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Mountain Out Of Molehill Re: Dr's???


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I know you all aren't Dr's but will you give me your objective opinion?

Am I making a mountain out of a molehill and simply don't have good coping skills or am I "right" and all these Dr's just ignorant and lazy?

My cardio still has not called me back (see previous posts by me if you need more info). I do have someone calling their office this morning on my behalf. I think my cardio's response is going to be "I'm sorry you are passing out more but there's nothing more I can do for you" He has said that to me before in the past but I believe he is wrong. He could at least fight for me to get outpatient iv infusions or home health or something.

I think in the cardiac world my condition is viewed as minor and not serious. I have extreme tachycardia with a normal rhythm = unpleasant but not serious in their eyes.

I went to an internal med. Dr yesturday. He acknowledged how crazy it was that my heart rate and bp were so erratic but seemed to understand it was autonomic dysfunction and knows he knows too little about it and thus expects my "specialists" to treat this. When I questioned if his office would be willing to coordinate my care and help me he said I had too many specialists to coordinate. Right now I have 6 or 7. I told him the reason I had so many specialists was because the former Dr I saw in his practice said she wasn't comfortable treating this condition and told me to stick with my specialists for care. Then after hearing all my more recent GI issues referred me out to yet another specialist. So while he was somewhat critical of the # of specialists I have he also seemed to understand it's inevitable when dealing with autonomic issues and referred me out to another specialist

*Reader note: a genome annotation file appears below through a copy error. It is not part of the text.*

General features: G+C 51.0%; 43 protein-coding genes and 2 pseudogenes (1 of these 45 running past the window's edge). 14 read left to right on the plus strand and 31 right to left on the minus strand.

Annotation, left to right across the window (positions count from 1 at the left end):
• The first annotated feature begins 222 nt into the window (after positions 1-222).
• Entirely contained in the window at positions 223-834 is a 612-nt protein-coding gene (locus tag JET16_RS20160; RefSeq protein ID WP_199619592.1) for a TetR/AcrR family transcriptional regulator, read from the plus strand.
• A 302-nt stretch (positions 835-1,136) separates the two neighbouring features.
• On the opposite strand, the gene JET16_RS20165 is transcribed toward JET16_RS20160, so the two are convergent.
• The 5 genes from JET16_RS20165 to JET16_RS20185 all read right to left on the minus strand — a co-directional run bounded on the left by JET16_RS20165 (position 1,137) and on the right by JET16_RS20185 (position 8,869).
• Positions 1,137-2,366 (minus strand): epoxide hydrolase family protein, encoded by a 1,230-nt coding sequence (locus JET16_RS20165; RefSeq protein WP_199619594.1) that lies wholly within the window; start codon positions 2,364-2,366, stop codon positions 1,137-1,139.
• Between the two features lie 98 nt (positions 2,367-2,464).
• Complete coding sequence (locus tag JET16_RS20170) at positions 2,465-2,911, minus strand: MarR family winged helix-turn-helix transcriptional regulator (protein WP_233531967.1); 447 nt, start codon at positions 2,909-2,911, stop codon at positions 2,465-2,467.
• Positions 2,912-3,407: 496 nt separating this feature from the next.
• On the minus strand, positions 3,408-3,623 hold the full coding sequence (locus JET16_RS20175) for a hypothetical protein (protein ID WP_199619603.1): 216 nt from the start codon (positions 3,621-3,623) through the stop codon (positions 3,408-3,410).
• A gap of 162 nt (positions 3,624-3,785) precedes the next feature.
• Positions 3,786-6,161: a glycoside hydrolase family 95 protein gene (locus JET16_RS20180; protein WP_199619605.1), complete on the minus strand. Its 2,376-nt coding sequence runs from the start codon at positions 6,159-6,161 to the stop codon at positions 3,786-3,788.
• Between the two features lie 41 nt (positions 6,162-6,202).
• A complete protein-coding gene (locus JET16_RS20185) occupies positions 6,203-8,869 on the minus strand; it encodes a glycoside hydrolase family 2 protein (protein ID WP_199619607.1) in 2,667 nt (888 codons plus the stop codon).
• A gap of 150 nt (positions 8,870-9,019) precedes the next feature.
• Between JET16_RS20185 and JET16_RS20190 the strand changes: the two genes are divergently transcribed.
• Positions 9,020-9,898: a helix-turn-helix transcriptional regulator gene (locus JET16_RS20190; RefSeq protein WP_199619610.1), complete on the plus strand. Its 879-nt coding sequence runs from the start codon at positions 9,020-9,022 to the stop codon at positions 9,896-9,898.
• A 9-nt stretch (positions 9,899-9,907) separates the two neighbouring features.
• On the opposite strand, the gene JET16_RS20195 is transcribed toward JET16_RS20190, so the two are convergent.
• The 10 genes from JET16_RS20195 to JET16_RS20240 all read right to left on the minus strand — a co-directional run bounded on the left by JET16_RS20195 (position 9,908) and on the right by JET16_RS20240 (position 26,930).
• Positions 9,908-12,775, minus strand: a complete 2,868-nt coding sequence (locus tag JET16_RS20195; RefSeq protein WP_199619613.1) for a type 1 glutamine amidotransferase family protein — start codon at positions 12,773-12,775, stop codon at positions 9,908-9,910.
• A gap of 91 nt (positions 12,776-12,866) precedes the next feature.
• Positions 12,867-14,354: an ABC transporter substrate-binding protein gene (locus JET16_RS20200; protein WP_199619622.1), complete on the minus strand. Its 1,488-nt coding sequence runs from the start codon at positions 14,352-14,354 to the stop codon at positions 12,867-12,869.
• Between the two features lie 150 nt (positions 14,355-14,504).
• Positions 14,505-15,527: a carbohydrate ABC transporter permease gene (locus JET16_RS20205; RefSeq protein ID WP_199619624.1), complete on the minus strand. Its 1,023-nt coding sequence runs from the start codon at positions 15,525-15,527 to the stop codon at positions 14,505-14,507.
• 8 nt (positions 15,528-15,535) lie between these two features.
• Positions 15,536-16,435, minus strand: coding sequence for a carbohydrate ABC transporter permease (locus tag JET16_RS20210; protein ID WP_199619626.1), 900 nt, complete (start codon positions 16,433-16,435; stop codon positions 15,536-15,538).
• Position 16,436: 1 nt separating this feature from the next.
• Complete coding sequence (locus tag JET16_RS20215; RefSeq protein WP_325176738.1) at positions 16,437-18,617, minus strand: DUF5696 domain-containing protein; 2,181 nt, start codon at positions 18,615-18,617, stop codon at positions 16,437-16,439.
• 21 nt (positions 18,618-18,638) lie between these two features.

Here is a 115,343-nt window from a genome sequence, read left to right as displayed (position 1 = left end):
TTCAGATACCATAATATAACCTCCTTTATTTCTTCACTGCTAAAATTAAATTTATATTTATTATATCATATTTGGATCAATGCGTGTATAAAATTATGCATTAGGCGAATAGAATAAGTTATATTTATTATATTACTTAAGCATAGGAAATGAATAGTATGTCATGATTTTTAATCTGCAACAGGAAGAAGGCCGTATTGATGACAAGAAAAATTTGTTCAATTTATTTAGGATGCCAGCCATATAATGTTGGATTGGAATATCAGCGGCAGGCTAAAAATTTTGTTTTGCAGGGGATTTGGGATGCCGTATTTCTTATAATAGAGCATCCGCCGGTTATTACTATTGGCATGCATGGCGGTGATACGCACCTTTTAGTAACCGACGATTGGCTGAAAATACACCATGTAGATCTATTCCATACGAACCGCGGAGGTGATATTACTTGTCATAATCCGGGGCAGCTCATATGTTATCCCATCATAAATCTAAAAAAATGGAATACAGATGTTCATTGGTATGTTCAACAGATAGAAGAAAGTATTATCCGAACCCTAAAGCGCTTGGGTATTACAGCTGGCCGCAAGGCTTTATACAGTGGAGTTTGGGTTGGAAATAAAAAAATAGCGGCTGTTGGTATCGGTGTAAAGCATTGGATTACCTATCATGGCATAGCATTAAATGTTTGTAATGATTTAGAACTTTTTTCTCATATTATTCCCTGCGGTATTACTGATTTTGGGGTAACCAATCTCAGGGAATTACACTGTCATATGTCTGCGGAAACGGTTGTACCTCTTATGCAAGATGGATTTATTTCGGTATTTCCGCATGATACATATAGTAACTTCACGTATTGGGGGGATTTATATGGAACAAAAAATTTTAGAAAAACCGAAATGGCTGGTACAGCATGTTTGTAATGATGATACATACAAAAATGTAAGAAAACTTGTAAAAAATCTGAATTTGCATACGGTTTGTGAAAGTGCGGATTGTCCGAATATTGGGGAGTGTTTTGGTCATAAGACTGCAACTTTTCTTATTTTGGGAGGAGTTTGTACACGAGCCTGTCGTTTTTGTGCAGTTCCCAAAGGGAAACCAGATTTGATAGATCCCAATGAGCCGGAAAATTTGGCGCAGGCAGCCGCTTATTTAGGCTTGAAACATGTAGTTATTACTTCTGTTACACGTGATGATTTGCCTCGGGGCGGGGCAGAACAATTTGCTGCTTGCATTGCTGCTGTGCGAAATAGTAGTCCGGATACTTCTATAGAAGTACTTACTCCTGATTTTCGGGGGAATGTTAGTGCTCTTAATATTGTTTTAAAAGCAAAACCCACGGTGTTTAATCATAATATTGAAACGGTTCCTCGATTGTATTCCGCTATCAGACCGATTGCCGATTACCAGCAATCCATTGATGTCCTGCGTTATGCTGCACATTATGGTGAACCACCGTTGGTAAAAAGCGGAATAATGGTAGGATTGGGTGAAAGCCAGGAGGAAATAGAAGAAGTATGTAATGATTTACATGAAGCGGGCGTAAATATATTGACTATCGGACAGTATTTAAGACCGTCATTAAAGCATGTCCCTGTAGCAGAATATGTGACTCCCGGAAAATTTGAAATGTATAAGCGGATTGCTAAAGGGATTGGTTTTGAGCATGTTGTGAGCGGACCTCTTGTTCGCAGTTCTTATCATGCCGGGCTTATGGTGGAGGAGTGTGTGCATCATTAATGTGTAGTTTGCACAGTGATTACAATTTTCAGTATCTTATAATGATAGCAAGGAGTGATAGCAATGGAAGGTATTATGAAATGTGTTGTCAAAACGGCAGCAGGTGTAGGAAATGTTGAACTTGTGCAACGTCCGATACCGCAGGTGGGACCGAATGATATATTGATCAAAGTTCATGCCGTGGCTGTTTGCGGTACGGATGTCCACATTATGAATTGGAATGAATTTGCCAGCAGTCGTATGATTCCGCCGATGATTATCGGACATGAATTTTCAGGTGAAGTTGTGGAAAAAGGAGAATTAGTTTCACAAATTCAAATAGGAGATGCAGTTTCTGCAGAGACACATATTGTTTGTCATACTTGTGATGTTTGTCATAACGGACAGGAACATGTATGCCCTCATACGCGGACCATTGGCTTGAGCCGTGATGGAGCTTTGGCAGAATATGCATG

Bottom line....I'm not much better. Still throwing up every day, passing out on a regular basis, blacking out even when I sit up etc. and yet I feel like they are all brushing me off.

That makes me wonder.....am I expecting too much? Am I supposed to adjust to feeling this crappy and not being able to be up moving around and prepare myself for the next lecture which will be if I lay around I will make my orthostatic intolerance worse? (which is it??? Do they want me to try to avoid syncope or not????)

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Guest Belinda

Hi Lauren..I am sorry your having such a rough time with incompetent docs..the thorwing up everyday thing is not good of course you know that..have they given oyu phenergan or anything to see if it helps??? I think that most docs. just don' tunderstand the magnitude of our problems as benign as they seem(like erratic rhythm and vomiting)..I had a neuro tell me that POTS isn't disabling...I caught it amidst feeling terrible and said" Is it not disabling for you???,Do you have to go home to your family and lie down every five seconds??) needless to say there is nothing we can do but keep searching and hoping to find a doc. with compassion besides skill..

Too hard to find..LOL.

Keep your head up/down and your face out of the toilet okay??? Hang in there..BIG hugs to you!


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Poohbear...keep fighting for your rights! Have you thought of getting a lawyer/advocate of some kind that can help??

I have seen soooo many doctors that have blown me off, and I have kept going to new doctors until I have finally (I hope) found the right ones. There is someone out there who will help you and will do it gladly, you just have to keep looking.

Your symptoms are bad right now, and you have a right to care. I would seriously consider contacting a lawyer or even your insurance directly to tell them whats going on, and see what they suggest.

Get a new cardio! Get a new PCP! THey sound like they stink.